This article originally appeared in the August issue of INTERNET TELEPHONY
Close on the heels of the FCC’s (News - Alert) Open Internet order, on April 19, 2011, the European Commission published The Open Internet and Net Neutrality in Europe. The report comes amid ongoing debate in the EU concerning the proper role of government intervention in the Internet market.
The report does not set particular neutrality rules, but rather lays a groundwork for determining what further actions must be taken to “maintain an open Internet” across the EU. The report recognizes that network neutrality touches on a number of rights and principles enshrined in the EU Charter of Fundamental Rights, such as the respect for private and family life, the protection of personal data, and freedom of expression and information.
The report also states that the Body of European Regulators for Electronic Communications is investigating network neutrality issues including barriers to switching services, blocking, throttling, transparency, and discrimination, and will publish by the end of the year the results of its investigations.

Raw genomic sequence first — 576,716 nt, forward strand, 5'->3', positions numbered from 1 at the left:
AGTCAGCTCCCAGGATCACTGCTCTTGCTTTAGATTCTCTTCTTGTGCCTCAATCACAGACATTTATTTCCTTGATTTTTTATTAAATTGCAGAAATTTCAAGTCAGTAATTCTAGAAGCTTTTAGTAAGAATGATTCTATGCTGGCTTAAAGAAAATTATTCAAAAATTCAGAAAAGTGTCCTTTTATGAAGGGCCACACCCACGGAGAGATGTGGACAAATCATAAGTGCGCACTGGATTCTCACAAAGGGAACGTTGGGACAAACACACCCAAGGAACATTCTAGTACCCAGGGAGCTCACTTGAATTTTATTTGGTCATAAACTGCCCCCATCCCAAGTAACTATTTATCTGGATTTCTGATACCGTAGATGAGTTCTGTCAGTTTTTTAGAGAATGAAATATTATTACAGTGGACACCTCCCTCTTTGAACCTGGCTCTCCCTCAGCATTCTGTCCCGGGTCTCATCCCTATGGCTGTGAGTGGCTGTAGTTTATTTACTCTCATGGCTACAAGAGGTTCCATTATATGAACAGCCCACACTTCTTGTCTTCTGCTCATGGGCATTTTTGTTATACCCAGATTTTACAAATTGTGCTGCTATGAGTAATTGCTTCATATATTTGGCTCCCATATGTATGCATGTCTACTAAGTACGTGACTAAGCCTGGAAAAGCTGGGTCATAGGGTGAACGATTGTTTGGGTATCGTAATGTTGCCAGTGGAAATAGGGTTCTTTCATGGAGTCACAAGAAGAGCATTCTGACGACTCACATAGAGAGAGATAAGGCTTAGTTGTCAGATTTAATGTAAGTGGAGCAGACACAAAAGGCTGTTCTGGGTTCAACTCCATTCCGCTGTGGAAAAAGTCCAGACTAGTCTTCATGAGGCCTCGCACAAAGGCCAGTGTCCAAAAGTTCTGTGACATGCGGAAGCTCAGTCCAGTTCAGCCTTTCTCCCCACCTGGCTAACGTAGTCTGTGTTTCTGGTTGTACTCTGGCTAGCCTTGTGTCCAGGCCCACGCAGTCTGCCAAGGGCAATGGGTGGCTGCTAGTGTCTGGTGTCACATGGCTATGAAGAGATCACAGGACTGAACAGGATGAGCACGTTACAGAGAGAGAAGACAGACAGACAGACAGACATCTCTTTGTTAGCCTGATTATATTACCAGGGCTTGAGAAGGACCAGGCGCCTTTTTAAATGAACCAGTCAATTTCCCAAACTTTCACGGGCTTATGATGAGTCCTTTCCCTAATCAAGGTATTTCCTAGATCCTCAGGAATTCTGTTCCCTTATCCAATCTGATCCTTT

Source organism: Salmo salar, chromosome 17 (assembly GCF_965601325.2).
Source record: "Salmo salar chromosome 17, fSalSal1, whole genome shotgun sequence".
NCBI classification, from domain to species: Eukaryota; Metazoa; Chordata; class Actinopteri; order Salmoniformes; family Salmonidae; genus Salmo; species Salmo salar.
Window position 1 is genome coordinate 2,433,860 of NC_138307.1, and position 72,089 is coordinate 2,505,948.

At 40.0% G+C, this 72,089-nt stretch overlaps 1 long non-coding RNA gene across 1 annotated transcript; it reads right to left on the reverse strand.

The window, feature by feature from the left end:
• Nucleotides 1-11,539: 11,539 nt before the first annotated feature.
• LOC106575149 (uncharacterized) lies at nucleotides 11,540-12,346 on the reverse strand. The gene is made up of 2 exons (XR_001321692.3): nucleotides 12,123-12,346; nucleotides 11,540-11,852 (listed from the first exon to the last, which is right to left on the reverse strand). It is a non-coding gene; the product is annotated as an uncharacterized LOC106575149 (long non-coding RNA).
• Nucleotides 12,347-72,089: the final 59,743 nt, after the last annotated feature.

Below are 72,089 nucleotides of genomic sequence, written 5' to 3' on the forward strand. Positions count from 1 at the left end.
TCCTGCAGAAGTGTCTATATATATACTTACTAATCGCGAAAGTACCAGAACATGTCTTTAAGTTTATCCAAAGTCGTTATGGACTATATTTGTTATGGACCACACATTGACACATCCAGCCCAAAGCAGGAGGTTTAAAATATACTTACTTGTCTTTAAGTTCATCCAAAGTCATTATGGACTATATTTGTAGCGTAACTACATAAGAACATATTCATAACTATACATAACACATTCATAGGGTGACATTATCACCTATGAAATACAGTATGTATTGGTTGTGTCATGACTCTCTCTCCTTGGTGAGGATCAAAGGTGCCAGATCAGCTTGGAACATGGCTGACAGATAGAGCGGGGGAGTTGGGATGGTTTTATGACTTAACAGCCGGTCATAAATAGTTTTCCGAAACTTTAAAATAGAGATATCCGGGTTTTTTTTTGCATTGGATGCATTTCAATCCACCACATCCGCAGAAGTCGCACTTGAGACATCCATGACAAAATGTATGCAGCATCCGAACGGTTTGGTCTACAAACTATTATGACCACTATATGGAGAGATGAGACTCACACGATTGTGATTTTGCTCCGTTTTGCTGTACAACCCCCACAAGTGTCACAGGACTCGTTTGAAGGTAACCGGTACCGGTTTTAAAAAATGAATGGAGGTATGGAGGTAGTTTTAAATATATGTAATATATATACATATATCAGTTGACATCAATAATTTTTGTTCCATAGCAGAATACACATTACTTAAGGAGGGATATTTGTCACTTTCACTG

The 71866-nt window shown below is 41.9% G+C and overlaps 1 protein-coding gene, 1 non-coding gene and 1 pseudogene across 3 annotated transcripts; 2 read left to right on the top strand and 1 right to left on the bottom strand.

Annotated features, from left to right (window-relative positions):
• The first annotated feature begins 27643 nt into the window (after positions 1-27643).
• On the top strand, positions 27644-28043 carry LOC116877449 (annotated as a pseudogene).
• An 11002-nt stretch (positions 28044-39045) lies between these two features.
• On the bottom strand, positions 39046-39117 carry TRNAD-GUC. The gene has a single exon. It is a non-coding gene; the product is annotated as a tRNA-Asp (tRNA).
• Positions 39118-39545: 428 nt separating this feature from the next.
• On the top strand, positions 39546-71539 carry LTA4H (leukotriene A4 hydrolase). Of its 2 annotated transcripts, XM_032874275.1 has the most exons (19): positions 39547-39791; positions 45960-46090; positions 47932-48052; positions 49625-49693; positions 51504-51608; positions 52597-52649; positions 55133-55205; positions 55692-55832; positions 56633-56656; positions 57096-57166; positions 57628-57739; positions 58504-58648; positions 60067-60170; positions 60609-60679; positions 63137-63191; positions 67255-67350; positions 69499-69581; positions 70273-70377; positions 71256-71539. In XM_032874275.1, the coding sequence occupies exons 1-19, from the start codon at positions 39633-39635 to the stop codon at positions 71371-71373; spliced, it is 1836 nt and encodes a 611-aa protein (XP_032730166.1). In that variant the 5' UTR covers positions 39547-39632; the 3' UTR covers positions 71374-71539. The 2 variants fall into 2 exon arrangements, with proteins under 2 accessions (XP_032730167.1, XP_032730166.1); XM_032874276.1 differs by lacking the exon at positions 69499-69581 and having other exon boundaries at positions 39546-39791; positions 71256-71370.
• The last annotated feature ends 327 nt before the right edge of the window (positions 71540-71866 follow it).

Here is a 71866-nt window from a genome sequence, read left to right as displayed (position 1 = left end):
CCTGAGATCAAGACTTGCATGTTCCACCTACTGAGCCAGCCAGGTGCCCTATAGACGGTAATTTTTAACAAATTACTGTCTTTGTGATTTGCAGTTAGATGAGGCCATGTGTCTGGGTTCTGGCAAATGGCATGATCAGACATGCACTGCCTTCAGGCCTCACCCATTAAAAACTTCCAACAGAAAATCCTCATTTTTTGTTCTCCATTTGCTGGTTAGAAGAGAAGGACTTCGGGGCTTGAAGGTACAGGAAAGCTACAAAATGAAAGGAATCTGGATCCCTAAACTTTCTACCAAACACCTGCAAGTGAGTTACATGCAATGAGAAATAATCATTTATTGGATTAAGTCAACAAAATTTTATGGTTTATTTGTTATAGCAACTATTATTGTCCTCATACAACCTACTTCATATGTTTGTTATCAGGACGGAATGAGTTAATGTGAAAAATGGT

On that evidence the EC will decide whether to issue additional guidance on net neutrality, and if significant and persistent problems are substantiated, whether to issue more stringent measures to achieve competition and consumer choice, with particular emphasis on transparency, ease of switching services, rules aimed at unjustified traffic differentiation, and a prohibition of the blocking of lawful services.
Demonstrating the focus this subject is expected to receive in the coming months, in a speech given in conjunction with the release of the report, Neelie Kroes, the EU’s commissioner for the digital agenda, re-iterated her support for network neutrality, emphasizing that operators must increase service transparency, meet minimum quality requirements, and provide for speedier Internet service provider switching.
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Edited by Stefania Viscusi